First in a series on my non-binary gender identity.
Late last year, rather abruptly, I came out as non-binary. It was National Coming Out Day and I decided I was going to tell everyone, just like that. I IMed my partner and told him first; he was as unwaveringly and lovingly supportive and understanding as he always is. Ten minutes later, I’d posted it to my Facebook wall. Thankfully, due to the self-selection and curation I’ve cultivated online for years now, I was met with congratulations and love and support. Outside of carefully-created spaces (or at least ones where I can block people), however, I’ve mostly kept my mouth shut about it. I don’t have enough fight in me to deal with yet another Othering aspect to my person.
It wasn’t something that I’d consciously thought a lot about or planned to do. It was more a slow and lurching realization, backburnered to everything else I’ve always thought and talked and written about. In a lot of ways, it resembled the way that I “became” an atheist: I didn’t talk or think too much directly about it, not even with those close to me, and didn’t want it to be true, but stopped fighting it and eventually submitted to the truth.
While the act of coming out was a surrender to what I’d known was true on some level for a while, a building up to a realization of something about me, there were markers along the way.
The simplest sign of these goes back to my childhood. Until about eighth grade, I was always the tallest and overall biggest kid in my class. While the teasing for being fat hurt, it never occurred to me to be fussed when someone called my short-haired, grubby-fingered, shorts-and-tee-wearing self “a boy” or “he,” especially not when the person was some passing-by stranger. Why should I care if Random Old Lady at Supermarket, an extra if there ever were one in the story of my life, called me “little boy”? I had more important things to care about: Tiger Disney handhelds to beat, my Mario skills to perfect, books to read, Power Rangers to watch, favorite stuffed toys to rescue from my younger sister, Barbies to style, soccer cleats to put on and take off, necklaces to chew on to the chagrin of my mother, mud to play in.
Older female relatives taught me that I was supposed to care to the point of offense about being called by male designators. “That’s a little girl,” they’d clarify. “That’s my [daughter / niece].” Some of the more forward-thinking ones would even give a lecture about how modern 90’s girls were allowed to wear shorts and have short hair and didn’t have to wear dresses and have long hair to be girls. I learned that being a girl was not just a thing I was but also something about which I had to be defensive. A naturally obedient type, I internalized that rule.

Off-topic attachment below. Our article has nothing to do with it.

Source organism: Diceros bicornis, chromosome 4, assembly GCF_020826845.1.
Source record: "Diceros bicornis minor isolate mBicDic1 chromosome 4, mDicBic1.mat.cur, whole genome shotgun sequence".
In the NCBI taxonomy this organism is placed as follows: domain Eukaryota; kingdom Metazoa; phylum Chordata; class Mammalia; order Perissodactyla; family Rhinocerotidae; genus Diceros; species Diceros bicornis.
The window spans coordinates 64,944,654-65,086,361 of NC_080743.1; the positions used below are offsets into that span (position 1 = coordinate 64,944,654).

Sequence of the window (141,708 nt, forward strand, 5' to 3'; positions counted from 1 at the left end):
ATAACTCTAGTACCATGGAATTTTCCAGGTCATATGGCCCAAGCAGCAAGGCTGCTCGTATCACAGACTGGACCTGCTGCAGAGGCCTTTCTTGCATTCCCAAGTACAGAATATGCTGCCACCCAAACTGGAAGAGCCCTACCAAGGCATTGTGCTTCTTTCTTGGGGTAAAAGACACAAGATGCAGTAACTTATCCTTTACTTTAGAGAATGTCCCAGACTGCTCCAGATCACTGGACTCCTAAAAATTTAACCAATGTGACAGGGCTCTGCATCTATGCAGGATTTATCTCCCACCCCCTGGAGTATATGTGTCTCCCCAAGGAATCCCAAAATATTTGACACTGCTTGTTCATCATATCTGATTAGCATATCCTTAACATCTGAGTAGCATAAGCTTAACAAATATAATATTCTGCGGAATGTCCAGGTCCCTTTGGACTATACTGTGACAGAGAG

“You must assert that you are a girl” joined the many other things that I was taught were important but that I never really intrinsically understood to be important. I was equally as befuddled by the significance of, say, ritualized exchanges of greetings whose words I understood but where I wasn’t meant to give a sincere answer. “Hello, how are you? “/ “I’m fine, how are you?” was a social script I knew. “Little boy.” / “I’m a girl.” was just another nonsense-to-me but world-ending-for-adults call-and-response “conversation.”
Gender, then, was something about myself that other people have assigned to me rather than anything I’ve known about myself. I was told that there were two primary categories of people and that, by virtue of my genitalia and other associated factors, I belonged to one of them. In conversations I’ve had with people whose identity aligns along the gender binary, cis and trans people alike, I’ve learned that many (though certainly not all) understood themselves to be boys or girls from a young age. The ones who didn’t know as children eventually, at some point, realized that they were men or women.
What is most striking to me is that way that binary trans people know what gender they are. Despite the best efforts of society to force them to be what they are not, they fight to be recognized and accepted for the gender that they know they are. If binary gender is something that you know about yourself, regardless of what society tells you that you are or aren’t, then I never have fit into that paradigm. I’ve never had a gender identity that aligns with my being assigned female at birth, but I certainly don’t have a male gender identity, either.
At its core, that’s what my non-binary gender identity means: I do not know that I am a man or a woman, so I am not a man or a woman.